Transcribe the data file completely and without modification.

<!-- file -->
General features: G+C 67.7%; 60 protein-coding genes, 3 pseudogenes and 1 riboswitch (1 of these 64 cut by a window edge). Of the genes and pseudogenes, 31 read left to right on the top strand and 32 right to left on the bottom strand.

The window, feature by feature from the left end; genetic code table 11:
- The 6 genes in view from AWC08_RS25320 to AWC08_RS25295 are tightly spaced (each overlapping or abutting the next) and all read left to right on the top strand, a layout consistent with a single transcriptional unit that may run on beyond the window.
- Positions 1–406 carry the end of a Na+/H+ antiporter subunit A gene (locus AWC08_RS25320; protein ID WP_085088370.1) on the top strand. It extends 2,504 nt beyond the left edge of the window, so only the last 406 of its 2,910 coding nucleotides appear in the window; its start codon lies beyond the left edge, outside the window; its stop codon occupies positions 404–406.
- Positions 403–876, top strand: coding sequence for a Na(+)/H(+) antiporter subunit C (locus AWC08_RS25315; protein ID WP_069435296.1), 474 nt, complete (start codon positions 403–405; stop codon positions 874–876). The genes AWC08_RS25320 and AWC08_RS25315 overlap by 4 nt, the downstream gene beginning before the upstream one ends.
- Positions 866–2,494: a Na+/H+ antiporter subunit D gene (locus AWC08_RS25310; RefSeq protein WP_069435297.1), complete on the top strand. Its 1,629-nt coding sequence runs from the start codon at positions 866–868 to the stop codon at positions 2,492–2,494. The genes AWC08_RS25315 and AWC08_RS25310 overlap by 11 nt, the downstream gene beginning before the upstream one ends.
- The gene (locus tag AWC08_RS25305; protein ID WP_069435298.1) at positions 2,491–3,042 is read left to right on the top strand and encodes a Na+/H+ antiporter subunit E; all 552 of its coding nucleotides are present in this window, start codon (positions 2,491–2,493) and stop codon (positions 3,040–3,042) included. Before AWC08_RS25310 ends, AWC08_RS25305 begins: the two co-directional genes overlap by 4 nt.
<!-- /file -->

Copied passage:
General features: G+C 67.7%; 60 protein-coding genes, 3 pseudogenes and 1 riboswitch (1 of these 64 cut by a window edge). Of the genes and pseudogenes, 31 read left to right on the top strand and 32 right to left on the bottom strand.

The window, feature by feature from the left end; genetic code table 11:
- The 6 genes in view from AWC08_RS25320 to AWC08_RS25295 are tightly spaced (each overlapping or abutting the next) and all read left to right on the top strand, a layout consistent with a single transcriptional unit that may run on beyond the window.
- Positions 1–406 carry the end of a Na+/H+ antiporter subunit A gene (locus AWC08_RS25320; protein ID WP_085088370.1) on the top strand. It extends 2,504 nt beyond the left edge of the window, so only the last 406 of its 2,910 coding nucleotides appear in the window; its start codon lies beyond the left edge, outside the window; its stop codon occupies positions 404–406.
- Positions 403–876, top strand: coding sequence for a Na(+)/H(+) antiporter subunit C (locus AWC08_RS25315; protein ID WP_069435296.1), 474 nt, complete (start codon positions 403–405; stop codon positions 874–876). The genes AWC08_RS25320 and AWC08_RS25315 overlap by 4 nt, the downstream gene beginning before the upstream one ends.
- Positions 866–2,494: a Na+/H+ antiporter subunit D gene (locus AWC08_RS25310; RefSeq protein WP_069435297.1), complete on the top strand. Its 1,629-nt coding sequence runs from the start codon at positions 866–868 to the stop codon at positions 2,492–2,494. The genes AWC08_RS25315 and AWC08_RS25310 overlap by 11 nt, the downstream gene beginning before the upstream one ends.
- The gene (locus tag AWC08_RS25305; protein ID WP_069435298.1) at positions 2,491–3,042 is read left to right on the top strand and encodes a Na+/H+ antiporter subunit E; all 552 of its coding nucleotides are present in this window, start codon (positions 2,491–2,493) and stop codon (positions 3,040–3,042) included. Before AWC08_RS25310 ends, AWC08_RS25305 begins: the two co-directional genes overlap by 4 nt.